First Thing Today (VIP) -- October 24, 2013

October 24, 2013 01:38 AM
 

GOOD MORNING!

CHOPPY ACTION IN THE GRAIN & SOY MARKETS... Corn futures traded in a narrow, choppy range overnight and as of 6:30 a.m. CT the market is favoring the downside. Soybeans are also seeing light profit-taking after a solid upside day of trade yesterday. Nearbys are a penny or two lower, while deferred contracts are mixed. Wheat futures are also choppy this morning. The U.S. dollar index is mildly lower, while crude oil futures are seeing some light bargain buying.

HOUSE OVERWHELMINGLY APPROVES WRRDA… The House voted 417-3 to approve the Water Resources Reform and Development Act (WRRDA), sending the measure ahead to a conference with the Senate to iron out differences between their two versions of the legislation. Conservative groups had tried to rally opposition to the package but the bipartisan-generated legislation enjoyed broad support. The situation underscores that opposition by conservative groups may be starting to lose traction.

CONSERVATIVE GROUPS NOW TAKE AIM AT FARM BILL… Today's USA Today carries a story noting the coming focus that conservative groups will take on the farm bill as the first conference session between the House and Senate is on tap for Oct. 30. The groups are focusing their attention on subsidies in the bill, including crop insurance, and they are ALSO taking aim at nutrition programs. Meanwhile, House Majority Leader Eric Cantor (R-Va.) said in the wake of the WRRDA bill passage that he expected "productive" farm bill talks ahead between the two chambers.

COURT RULES AGAINST EPA IN STORMWATER RUNOFF DISPUTE... A Federal District Court ruled in favor of Lois Alt, a West Virginia poultry producer, in her dispute with the U.S. Environmental Protection Agency (EPA) regarding stormwater runoff. U.S. District Court Judge John Preston Bailey said Alt does not need to obtain water pollution permits for stormwater runoff from her farm because this is agriculture runoff, not a fixed pollution source. That means it is exempt from needing a permit and being regulated under the federal Clean Water Act. EPA had threatened to fine Alt if she did not seek these permits, but after she sued, EPA withdrew the fines and later offered to dismiss the case. But Alt, with the backing of the American Farm Bureau Federation and the West Virginia Farm Bureau, saw the case through as the case has implications for farmers nationwide.

WEEKLY EXPORT SALES FOR WEEK ENDED OCT. 3 OUT TODAY... USDA will update its export sales data for the week ended Oct. 3 today. Traders expect: corn sales between 650,000 and 850,000 MT; wheat sales between 600,000 and 850,000 MT; soybean sales between 850,000 MT and 1.05 MMT; soymeal sales between 150,000 and 250,000 MT; and soyoil sales between 10,000 and 20,000 MT.

ADD'L EXPORT SALES DATA COMING… Late today or Oct. 25, USDA will report "incomplete" export sales for the weeks ended Oct. 10 and Oct. 17. The timing of the update is undetermined. The data will include sales reported by U.S. exporters to USDA via e-mail or fax during the shutdown, if received, although e-mail and fax submissions are typically not received. Exporters submit their sales figures via an online system that was unavailable during the shutdown, so the tally reported this afternoon or Friday will be "incomplete." On Oct. 31, USDA will issue the report for the week ended Oct. 24 at 7:30 a.m. CT. This report will combine export sales for weeks ending Oct. 10, Oct. 17 and Oct. 24. Subsequent reports will be released as scheduled.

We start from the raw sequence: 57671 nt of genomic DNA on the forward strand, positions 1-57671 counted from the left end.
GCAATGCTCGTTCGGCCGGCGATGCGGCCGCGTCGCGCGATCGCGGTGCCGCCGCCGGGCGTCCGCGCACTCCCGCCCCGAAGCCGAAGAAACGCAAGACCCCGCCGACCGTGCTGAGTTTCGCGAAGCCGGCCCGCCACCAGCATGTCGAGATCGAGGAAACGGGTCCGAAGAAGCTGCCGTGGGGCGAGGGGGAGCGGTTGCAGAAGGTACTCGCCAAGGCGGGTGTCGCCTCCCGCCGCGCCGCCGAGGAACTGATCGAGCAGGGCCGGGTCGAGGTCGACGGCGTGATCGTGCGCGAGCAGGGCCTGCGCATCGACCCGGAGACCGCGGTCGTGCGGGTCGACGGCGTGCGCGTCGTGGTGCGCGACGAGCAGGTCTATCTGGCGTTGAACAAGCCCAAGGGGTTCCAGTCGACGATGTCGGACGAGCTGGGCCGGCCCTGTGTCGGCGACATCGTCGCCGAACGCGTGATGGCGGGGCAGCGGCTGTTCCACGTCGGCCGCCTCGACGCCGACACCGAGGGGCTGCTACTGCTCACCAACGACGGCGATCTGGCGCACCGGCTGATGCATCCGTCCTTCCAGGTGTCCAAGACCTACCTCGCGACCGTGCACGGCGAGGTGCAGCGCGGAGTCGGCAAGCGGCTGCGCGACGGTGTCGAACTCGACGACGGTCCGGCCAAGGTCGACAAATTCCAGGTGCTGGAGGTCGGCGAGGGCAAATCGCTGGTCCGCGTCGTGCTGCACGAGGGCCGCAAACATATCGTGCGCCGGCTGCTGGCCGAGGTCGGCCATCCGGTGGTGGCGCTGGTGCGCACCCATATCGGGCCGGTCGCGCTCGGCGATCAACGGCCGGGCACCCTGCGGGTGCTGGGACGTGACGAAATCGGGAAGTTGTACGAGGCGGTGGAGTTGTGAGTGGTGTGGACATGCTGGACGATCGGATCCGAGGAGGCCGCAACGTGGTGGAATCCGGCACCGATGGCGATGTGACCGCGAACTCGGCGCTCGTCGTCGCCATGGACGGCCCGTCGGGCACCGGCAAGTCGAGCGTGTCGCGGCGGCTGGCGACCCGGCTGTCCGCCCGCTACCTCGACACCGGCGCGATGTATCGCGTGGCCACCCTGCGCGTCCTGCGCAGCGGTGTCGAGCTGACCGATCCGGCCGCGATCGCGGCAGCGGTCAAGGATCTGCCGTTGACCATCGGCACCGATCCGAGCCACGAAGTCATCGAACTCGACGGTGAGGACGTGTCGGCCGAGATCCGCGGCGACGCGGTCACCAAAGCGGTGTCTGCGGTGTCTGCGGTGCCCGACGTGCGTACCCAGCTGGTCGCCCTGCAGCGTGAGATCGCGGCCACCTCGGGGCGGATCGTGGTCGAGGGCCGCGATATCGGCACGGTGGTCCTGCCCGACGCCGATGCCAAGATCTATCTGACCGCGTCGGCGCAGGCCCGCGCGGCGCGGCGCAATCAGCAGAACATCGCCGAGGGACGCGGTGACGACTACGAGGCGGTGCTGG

CHINA'S FLASH PMI HITS SEVEN-MONTH HIGH... The preliminary HSBC Purchasing Managers Index (PMI) reading for China came in better than expected at 50.9, which compares to 50.2 in September and expectations for a 50.4 PMI reading. This also notched a seven-month high. Nevertheless, concerns linger that the People's Bank of China may may tighten liquid as credit growth has been rapid.

BEEF STRENGTH & TIGHT SUPPLIES SPUR RECORD CASH PRICES... Cash cattle trade got started in Texas and Kansas yesterday at $132 with a few sales at $133, which compares to trade at $129 to $130 in the region last week with the bulk of sales taking place at the lower end of that range. This marks a record high in Texas. Trade also got underway in Nebraska at $3 to $4 higher prices of $132 to $134. Tight showlists and strength in the boxed beef market spurred higher cash prices. Choice cuts surged another $1.46 yesterday to $200.79 per cwt. Select was also up $1.88 and a solid 181 loads changed hands. But futures already had higher cash trade factored into prices and ended the day mixed. The market could see a return in buying interest today.

PORK PRICES SLIDE.. Ideas the upside was overdone on Tuesday led to profit-taking in nearby hog futures and more of the same could be seen today as the fundamentals favor market bears. Supplies are building as temps cool and the pork market continues to soften. Yesterday's $1.69 drop in the pork cutout value did spur strong movement of 438.47 loads, however. Harvest efforts by farmers are helping to keep the cash market mostly steady, however, as producers are reluctant to leave the fields with harvest underway.

OVERNIGHT DEMAND NEWS... Vietnam bought at least 400,000 MT of Brazilian corn in a series of deals. South Korea's Corn Processing Industry Association bought 55,000 MT of either U.S. or Brazilian corn in a private deal after rejecting offers in an international tender yesterday. Taiwan bought 60,000 MT of Brazilian corn. Iraq bought 150,000 MT of Australian and Canadian wheat. Morocco tendered for up to 330,000 MT of EU soft wheat under a reduced tariff agreement, but it received no offers. Two state-run traders in India are expected to issue tenders for a total of 280,000 MT of wheat.

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